By Tenzin Nyidon
DHARAMSHALA, Nov 30: The House Foreign Affairs Committee (HFAC) in a historic hearing on Nov. 29 unanimously approved the bipartisan ‘Promoting a Resolution to the Tibet-China Conflict Act,’ also known as the Resolve Tibet Act. The bill is an amended House version of the legislation initially introduced last year by long-time Tibet supporter Reps. Jim McGovern, D-Mass., and Michael McCaul, R-Texas, alongside Senators Jeff Merkley, D-Ore., and Todd Young, R-Ind.
The bill recognises Tibet’s unresolved political status and holds China suspect of violating Tibetan people’s legitimate right to self-determination. The bill aims to counter the narrative propagated by the Chinese government, which asserts that Tibet has been an integral part of China since ancient times. Additionally, the HFAC-approved bill also makes clear that Tibet’s land mass does not only include the so-called Tibet Autonomous Region (TAR) but also the significant Tibetan-inhabited areas in Gansu, Sichuan, Qinghai, and Yunnan provinces
“We thank HFAC Chair Michael McCaul, ranking member Gregory Meeks, and all the members of the committee for approving the Tibet bill, which builds on the incredible bipartisan support that the United States has always shown for our just cause,” President of the Tibetan government-in-exiled Penpa Tsering said after the approval of the bill, thanking all the concerned US officials for their support.
“This bill will allow the United States to address its consistent calls for dialogue with more force and urgency while giving voice to Tibetans in their own country. This will not only help the cause of Tibetans, but also champion democracy, dialogue, and the cause of peace around the globe. Therefore, we are confident that this bill will advance through both houses of Congress and onto the President’s desk,” Sikyong further stated.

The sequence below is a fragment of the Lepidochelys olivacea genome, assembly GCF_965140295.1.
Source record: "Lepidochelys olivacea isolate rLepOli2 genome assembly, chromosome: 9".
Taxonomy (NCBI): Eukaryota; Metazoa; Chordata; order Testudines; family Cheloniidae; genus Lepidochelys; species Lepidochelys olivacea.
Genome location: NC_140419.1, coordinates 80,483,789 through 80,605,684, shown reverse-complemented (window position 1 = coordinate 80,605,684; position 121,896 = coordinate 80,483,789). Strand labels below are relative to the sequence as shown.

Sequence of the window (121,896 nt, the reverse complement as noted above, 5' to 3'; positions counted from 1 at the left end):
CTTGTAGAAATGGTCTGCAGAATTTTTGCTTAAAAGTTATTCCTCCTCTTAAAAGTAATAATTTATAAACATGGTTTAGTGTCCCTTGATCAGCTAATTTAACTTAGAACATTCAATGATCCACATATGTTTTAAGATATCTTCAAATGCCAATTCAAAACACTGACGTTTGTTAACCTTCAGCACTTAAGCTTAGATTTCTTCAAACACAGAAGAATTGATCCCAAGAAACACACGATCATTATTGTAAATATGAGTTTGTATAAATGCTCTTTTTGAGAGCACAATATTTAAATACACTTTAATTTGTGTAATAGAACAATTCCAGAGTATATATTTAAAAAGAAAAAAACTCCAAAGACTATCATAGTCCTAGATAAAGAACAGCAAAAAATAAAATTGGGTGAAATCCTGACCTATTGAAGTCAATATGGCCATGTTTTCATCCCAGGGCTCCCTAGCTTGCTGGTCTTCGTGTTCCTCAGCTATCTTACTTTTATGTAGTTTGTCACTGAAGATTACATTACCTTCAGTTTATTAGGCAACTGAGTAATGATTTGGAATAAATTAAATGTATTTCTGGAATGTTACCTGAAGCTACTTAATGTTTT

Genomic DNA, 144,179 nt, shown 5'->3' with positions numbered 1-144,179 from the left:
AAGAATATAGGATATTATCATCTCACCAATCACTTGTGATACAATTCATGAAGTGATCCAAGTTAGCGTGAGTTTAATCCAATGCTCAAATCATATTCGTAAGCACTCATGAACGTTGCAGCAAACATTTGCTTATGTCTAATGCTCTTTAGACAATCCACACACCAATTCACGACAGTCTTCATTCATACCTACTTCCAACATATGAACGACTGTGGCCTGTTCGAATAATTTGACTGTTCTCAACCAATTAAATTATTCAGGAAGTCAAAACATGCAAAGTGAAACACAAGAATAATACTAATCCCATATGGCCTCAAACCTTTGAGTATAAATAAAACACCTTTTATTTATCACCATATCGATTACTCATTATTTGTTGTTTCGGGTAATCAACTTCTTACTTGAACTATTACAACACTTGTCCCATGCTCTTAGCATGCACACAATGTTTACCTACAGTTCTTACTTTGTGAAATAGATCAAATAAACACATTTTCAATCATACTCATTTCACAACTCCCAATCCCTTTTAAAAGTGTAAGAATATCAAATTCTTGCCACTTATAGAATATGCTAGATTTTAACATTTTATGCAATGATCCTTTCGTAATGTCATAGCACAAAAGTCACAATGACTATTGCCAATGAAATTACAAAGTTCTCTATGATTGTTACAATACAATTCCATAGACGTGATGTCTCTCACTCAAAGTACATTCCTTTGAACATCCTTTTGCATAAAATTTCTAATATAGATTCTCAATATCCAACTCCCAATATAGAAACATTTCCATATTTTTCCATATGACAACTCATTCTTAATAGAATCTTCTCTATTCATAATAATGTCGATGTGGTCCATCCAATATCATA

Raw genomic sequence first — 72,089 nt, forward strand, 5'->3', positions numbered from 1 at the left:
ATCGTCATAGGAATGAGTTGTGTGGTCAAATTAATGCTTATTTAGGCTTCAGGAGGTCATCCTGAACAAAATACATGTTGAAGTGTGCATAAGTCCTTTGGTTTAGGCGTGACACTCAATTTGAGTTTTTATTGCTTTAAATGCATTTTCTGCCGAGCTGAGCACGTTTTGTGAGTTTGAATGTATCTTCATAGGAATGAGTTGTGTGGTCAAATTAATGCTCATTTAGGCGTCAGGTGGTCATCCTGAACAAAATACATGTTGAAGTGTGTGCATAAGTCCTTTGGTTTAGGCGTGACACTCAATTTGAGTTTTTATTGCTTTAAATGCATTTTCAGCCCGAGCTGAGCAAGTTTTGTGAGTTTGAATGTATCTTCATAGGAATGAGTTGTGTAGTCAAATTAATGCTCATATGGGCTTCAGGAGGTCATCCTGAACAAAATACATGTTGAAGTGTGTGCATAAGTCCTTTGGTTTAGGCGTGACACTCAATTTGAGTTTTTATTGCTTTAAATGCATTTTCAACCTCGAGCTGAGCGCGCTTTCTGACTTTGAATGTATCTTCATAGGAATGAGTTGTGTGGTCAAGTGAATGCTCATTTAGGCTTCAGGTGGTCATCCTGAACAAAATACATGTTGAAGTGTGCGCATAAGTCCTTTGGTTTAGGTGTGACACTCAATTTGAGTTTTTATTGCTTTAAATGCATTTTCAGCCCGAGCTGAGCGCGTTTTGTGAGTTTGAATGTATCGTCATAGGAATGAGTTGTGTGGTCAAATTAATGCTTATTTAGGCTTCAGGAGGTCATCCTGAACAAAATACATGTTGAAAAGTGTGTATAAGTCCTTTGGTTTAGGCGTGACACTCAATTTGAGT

Furthermore, the bill faults China for its refusal to engage in discussions with the Dalai Lama or his representatives. The bill also seeks to empower the position of US Special Coordinator for Tibetan Issues, currently held by Under Secretary Uzra Zeya to counter CCP’s propaganda and address Tibet-related concerns effectively.
Despite nine rounds of dialogue between the representatives of His Holiness the Dalai Lama and representatives of the Beijing administration, held from 2002-10, China has rejected the Middle Way Approach, the official stance of the exile Tibetan government, that seeks genuine autonomy under the framework of the Chinese constitution. The diplomatic stalemate between the two sides has consequently stalled discussions regarding the potential return of His Holiness to Tibet.
This unprecedented move by the US House committee under the Biden Administration is followed by two other Acts that work on demanding more access from inside Tibet and reaffirming that the reincarnation of the next Dalai Lama falls strictly in the hands of the Tibetan people; Reciprocal Access to Tibet Act (2018) and Tibetan Policy and Support Act (2020) respectively.
The approval of the bill also comes just days after President Joe Biden met Chinese leader Xi Jinping on the side-lines of the Asia-Pacific Economic Cooperation (APEC) summit in San Francisco, where the White House said that Biden raised concerns about China’s human rights abuses in Tibet.